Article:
In the Kitchen: Gluten-Free Cake Mix, Sulfite Allergy, and More!
Is it possible to substitute a gluten-free cake mix (it’s 15 ounces) in a recipe that calls for a “regular” cake mix that’s 18.25 ounces? I’d love to be able to convert some of the recipes I enjoyed before going gluten free.
You raise an excellent question. A recipe’s success is based on the ratio of wet to dry ingredients. The two cake mixes (15 ounces and 18.25 ounces) have different values in that equation so substituting one for the other isn’t likely to produce satisfactory results. To correct the difference in amounts, you can do one of the following:
(1) Add an additional 3.25 ounces of this or any other gluten-free cake mix to equal 18.25 ounces. Most gluten-free cake mixes contain a similar combination of flour blend, sugar and baking powder so you should be able to use them interchangeably, provided they’re the same flavor variety.
(2) Use the 15-ounce gluten-free cake mix but reduce the liquids in your recipe by 18 to 20 percent. This option can be tricky in terms of getting the exact measurements and you may need to adjust your entire recipe accordingly.
(3) Use an 18.25-ounce gluten-free cake mix. The outcome should be very similar to your original recipe.
I recently spotted your recipe using the bottom of muffin tins to make small pie shells—but now I can’t find it. Can you help me?
or Black Bean Chipotle Chili in Masa Cups instructs readers how to shape gluten-free dough into mini-masa cups to make tasty appetizers. You can find this recipe at LivingWithout.com/masacups.
This technique is an easy way to create mini-shells for bite-size pies, quiches and tarts. Lightly grease the cups of a mini muffin tin (usually 12 or 24 cups per tin). Then press a small ball of gluten-free piecrust dough into the bottom and up the sides of each cup. Add your favorite sweet or savory filling and bake, usually at 350°F, until filling is cooked through. You can also prebake these little cups. Once cooled, fill them with gluten-free, dairy-free pudding; chill and enjoy.
I’ve made your gluten-free, dairy-free, egg-free French bread and am totally impressed. But how do I add seeds to the outside without using an egg wash? I tried oil once but it didn’t work.
We’re delighted you’re enjoying our recipe for allergy-friendly French bread, available at LivingWithout.com. To get seeds to stick to the outside of your loaf, simply brush the surface of the dough with a light coating of milk (whatever type you can tolerate) and sprinkle seeds over the surface. Place loaf in the preheated oven and bake as instructed. The seeds should adhere.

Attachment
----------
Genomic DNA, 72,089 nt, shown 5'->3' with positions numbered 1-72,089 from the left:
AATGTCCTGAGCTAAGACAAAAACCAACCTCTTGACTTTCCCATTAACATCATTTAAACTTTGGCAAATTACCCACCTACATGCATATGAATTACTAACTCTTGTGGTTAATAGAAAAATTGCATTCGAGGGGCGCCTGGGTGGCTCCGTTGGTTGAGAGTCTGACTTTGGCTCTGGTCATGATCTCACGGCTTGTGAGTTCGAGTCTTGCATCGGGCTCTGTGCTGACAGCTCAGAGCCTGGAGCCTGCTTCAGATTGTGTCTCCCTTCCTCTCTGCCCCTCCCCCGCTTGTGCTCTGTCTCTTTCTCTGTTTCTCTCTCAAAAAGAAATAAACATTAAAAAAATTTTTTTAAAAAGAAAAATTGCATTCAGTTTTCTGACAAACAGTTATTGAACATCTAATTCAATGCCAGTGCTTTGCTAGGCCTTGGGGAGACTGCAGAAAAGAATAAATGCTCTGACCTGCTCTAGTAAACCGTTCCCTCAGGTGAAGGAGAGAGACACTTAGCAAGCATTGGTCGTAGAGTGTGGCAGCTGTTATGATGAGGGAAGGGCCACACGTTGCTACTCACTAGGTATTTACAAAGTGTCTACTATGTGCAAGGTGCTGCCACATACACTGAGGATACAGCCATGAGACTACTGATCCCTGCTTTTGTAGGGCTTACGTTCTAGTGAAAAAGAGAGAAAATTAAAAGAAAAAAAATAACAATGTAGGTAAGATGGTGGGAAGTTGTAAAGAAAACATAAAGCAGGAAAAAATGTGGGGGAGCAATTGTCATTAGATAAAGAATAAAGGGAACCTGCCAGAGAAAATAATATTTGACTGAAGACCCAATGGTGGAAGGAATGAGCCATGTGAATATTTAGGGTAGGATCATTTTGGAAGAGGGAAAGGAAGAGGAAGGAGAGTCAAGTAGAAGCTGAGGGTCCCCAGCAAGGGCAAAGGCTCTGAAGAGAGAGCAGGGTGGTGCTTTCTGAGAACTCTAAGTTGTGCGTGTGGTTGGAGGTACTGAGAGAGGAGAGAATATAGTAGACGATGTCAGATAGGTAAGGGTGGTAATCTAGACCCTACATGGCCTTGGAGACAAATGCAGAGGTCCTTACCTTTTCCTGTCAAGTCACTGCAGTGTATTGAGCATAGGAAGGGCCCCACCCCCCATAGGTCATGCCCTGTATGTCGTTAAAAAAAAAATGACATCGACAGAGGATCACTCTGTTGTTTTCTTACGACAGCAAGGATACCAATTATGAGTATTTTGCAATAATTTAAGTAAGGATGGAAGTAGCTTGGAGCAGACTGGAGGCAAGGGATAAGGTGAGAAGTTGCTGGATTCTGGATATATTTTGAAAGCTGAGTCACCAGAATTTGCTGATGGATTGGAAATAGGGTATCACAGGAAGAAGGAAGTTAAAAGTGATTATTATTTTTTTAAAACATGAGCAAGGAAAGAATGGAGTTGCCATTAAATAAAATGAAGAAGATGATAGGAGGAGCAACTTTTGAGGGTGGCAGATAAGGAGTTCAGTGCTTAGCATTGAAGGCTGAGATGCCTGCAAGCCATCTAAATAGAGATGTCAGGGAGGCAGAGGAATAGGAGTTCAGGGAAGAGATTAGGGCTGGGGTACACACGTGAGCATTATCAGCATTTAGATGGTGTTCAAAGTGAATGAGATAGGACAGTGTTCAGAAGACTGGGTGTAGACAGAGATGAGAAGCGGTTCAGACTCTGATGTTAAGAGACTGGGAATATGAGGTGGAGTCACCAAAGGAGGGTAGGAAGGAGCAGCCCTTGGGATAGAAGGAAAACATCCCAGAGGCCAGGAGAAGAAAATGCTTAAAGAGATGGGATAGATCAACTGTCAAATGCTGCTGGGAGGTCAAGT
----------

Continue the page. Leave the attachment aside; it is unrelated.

I’ve had almost no success with making gluten-free bread or finding a commercial brand I like. I was thinking about trying a bread machine and wondered if there’s any reason to purchase a specific brand for baking gluten free. I’d rather not use a mix.
Gluten-free bread dough tends to be much denser than conventional dough partially because of the guar gum or xanthan gum that substitutes for the gluten in wheat flour. These gums replace gluten’s “glue-like” characteristics, which help the bread rise, hold together and have a pleasant mouthfeel or texture. For that reason, select a bread machine with a very powerful motor and two paddles. I prefer a horizontal loaf to a vertical one. Look for a machine with a programmable cycle, so that just a knead-and-rise cycle can be selected, or one that features a gluten-free cycle. The three brands that contain some or all of these features are Breadman, Cuisinart and Zojirushi. For my money, any of these are a good choice for gluten-free breadmaking. Since you’re not keen on using commercial bread mixes, try the delicious bread recipes at LivingWithout.com.
I have celiac disease and my son has a very bad sulfite allergy. I see you have lots of gluten-free recipes but what about sulfite free?
In general, sulfites aren’t found in the recipes we publish. Dried fruit can contain sulfites, as can wines and deli meats. For these items, select sulfite-free brands, such as Applegate Farms and Wellshire Farms deli foods, and look for organic wines with no added sulfites.
Food editor Beth Hillson is a chef and cooking instructor. She is founder of Gluten-Free Pantry, one of the first gluten-free companies in the United States, and creator of Gluten-Free Pantry’s gourmet baking mixes.